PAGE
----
Historically, the Quinault were one of several tribes that lived on or near the Pacific coast in the state of Washington's Olympic Peninsula. These tribes engaged in an intertribal system of trade, marriage, feasting, and raiding, and spoke the Chinook jargon. The extinct Quinault language was in the Salishan family. Since their relocation to the Quinault Indian Reservation, the name Quinault is associated with all the Indians who live on the Reservation, regardless of their historical tribal affiliations. The contemporary Quinault have a common identity based on shared residency and the collective struggle for control over their natural resources. In 1975 the Quinault reorganized their government and ratified the Constitution of the Quinault Indian Nation. The Nation includes some of the descendents of the Quinault, Queets, Hoh, Quileute, Chehalis, Chinook, and the Cowlitz tribes.
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North America --Northwest Coast and California
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Documents referred to in this section are included in the eHRAF collection and are referenced by author, date of publication, and eHRAF document number.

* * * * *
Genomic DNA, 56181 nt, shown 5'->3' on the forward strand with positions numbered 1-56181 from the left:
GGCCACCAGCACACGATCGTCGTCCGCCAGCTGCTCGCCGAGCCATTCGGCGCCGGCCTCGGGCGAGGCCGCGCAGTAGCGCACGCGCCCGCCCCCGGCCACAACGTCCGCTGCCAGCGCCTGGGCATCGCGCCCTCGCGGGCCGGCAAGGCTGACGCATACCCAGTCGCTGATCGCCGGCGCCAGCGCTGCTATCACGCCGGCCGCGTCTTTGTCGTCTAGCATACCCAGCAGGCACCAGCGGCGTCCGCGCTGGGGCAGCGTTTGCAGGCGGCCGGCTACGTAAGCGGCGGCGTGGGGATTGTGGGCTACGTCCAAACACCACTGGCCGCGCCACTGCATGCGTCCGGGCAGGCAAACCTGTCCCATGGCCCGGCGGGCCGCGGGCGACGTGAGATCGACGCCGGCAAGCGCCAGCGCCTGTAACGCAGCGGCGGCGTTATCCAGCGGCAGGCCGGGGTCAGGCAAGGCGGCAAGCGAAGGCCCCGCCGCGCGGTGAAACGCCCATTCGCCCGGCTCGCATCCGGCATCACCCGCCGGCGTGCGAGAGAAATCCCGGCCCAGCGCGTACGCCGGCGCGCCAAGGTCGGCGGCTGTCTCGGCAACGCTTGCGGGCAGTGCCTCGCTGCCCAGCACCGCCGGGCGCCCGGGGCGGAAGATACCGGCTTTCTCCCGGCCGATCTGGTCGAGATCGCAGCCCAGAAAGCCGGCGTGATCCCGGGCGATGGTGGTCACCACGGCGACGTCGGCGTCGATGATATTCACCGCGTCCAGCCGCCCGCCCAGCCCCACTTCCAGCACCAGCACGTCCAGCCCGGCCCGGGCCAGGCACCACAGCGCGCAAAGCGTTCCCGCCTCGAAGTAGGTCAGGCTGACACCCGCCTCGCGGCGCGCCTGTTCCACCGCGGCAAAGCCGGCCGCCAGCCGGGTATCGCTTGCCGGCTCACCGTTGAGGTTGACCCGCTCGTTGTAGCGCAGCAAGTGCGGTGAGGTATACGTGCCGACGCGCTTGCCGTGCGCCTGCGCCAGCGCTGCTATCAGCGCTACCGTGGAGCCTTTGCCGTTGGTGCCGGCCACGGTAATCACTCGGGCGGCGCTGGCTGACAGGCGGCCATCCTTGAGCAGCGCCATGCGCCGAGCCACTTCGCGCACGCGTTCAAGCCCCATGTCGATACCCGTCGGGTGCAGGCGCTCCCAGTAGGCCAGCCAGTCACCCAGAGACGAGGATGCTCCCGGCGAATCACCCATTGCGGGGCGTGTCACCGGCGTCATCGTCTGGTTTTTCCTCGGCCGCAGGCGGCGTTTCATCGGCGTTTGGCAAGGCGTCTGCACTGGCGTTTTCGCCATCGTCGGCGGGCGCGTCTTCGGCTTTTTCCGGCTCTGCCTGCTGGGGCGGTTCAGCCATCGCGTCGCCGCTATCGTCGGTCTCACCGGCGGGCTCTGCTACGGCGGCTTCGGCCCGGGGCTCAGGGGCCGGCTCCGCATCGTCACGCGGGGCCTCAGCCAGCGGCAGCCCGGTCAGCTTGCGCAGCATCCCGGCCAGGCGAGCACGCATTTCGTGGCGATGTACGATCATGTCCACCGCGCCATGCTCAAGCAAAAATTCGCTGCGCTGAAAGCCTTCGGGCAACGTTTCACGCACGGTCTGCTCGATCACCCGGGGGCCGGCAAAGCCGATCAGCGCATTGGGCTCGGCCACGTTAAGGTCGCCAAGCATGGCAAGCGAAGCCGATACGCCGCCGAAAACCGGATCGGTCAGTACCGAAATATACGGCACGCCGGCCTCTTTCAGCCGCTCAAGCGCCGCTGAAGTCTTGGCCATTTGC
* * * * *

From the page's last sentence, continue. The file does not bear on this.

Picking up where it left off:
There are six documents in the Quinault file. One of two major works in the collection is Olson's monograph (Olson 1936, no. 1) based on his 1920s fieldwork. It is a classic ethnography in the Boasian style of Quinault culture. The other major work is published by the Quinault Indian Nation and is a history of the Quinault-European relations from early contact days up to the struggle with logging companies and state government to regain control of their land and protect their fisheries. In one of the earliest accounts of Quinault way of life, Willoughby (1886, no. 4) reports on several topics, including social organization, fishing practices, and religion. Farrand's (1902, no. 2) work is a collection of Quinault myths and legends. Barsh (1982, no. 5) provides an account of traditional and contemporary Quinault fishing practices, and com pares them to those of European-Americans.
This culture summary was written by Ian Skoggard, 1999-2000.